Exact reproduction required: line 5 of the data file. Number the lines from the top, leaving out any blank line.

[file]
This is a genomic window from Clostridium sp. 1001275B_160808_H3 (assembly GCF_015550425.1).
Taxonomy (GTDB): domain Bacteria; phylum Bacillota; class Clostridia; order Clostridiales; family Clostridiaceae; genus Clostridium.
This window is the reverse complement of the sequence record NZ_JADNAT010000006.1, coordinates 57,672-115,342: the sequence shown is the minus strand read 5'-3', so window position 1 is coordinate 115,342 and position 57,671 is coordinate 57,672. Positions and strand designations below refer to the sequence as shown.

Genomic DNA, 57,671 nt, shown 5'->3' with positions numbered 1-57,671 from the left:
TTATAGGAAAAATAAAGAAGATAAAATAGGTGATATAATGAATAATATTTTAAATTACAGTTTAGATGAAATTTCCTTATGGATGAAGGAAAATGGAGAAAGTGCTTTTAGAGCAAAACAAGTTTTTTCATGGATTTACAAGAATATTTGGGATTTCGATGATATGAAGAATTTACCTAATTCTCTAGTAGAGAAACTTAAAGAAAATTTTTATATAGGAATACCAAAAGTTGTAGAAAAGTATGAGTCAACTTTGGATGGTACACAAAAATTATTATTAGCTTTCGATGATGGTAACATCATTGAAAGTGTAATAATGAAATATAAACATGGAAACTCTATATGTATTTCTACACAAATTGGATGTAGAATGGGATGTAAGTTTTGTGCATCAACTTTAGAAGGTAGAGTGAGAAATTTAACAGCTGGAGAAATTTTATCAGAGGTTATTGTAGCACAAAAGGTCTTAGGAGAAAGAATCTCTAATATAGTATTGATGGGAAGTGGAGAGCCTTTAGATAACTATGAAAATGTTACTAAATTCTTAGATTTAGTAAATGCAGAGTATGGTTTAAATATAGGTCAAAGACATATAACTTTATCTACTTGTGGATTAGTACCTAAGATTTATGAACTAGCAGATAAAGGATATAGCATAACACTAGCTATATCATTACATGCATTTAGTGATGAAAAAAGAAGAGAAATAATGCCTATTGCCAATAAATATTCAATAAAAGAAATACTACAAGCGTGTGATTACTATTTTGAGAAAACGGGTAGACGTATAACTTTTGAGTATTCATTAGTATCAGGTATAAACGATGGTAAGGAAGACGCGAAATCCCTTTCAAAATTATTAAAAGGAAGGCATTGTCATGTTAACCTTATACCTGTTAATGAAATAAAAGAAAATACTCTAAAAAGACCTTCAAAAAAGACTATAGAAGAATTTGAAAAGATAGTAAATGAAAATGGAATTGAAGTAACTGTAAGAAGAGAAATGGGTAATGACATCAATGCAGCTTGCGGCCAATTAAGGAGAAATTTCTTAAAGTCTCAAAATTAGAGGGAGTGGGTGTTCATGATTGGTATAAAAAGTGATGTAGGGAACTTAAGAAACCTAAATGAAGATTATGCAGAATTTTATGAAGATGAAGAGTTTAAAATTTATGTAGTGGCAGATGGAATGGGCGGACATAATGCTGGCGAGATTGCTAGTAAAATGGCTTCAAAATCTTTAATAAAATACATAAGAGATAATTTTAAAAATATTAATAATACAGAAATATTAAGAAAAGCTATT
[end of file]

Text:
TTATAGGAAAAATAAAGAAGATAAAATAGGTGATATAATGAATAATATTTTAAATTACAGTTTAGATGAAATTTCCTTATGGATGAAGGAAAATGGAGAAAGTGCTTTTAGAGCAAAACAAGTTTTTTCATGGATTTACAAGAATATTTGGGATTTCGATGATATGAAGAATTTACCTAATTCTCTAGTAGAGAAACTTAAAGAAAATTTTTATATAGGAATACCAAAAGTTGTAGAAAAGTATGAGTCAACTTTGGATGGTACACAAAAATTATTATTAGCTTTCGATGATGGTAACATCATTGAAAGTGTAATAATGAAATATAAACATGGAAACTCTATATGTATTTCTACACAAATTGGATGTAGAATGGGATGTAAGTTTTGTGCATCAACTTTAGAAGGTAGAGTGAGAAATTTAACAGCTGGAGAAATTTTATCAGAGGTTATTGTAGCACAAAAGGTCTTAGGAGAAAGAATCTCTAATATAGTATTGATGGGAAGTGGAGAGCCTTTAGATAACTATGAAAATGTTACTAAATTCTTAGATTTAGTAAATGCAGAGTATGGTTTAAATATAGGTCAAAGACATATAACTTTATCTACTTGTGGATTAGTACCTAAGATTTATGAACTAGCAGATAAAGGATATAGCATAACACTAGCTATATCATTACATGCATTTAGTGATGAAAAAAGAAGAGAAATAATGCCTATTGCCAATAAATATTCAATAAAAGAAATACTACAAGCGTGTGATTACTATTTTGAGAAAACGGGTAGACGTATAACTTTTGAGTATTCATTAGTATCAGGTATAAACGATGGTAAGGAAGACGCGAAATCCCTTTCAAAATTATTAAAAGGAAGGCATTGTCATGTTAACCTTATACCTGTTAATGAAATAAAAGAAAATACTCTAAAAAGACCTTCAAAAAAGACTATAGAAGAATTTGAAAAGATAGTAAATGAAAATGGAATTGAAGTAACTGTAAGAAGAGAAATGGGTAATGACATCAATGCAGCTTGCGGCCAATTAAGGAGAAATTTCTTAAAGTCTCAAAATTAGAGGGAGTGGGTGTTCATGATTGGTATAAAAAGTGATGTAGGGAACTTAAGAAACCTAAATGAAGATTATGCAGAATTTTATGAAGATGAAGAGTTTAAAATTTATGTAGTGGCAGATGGAATGGGCGGACATAATGCTGGCGAGATTGCTAGTAAAATGGCTTCAAAATCTTTAATAAAATACATAAGAGATAATTTTAAAAATATTAATAATACAGAAATATTAAGAAAAGCTATT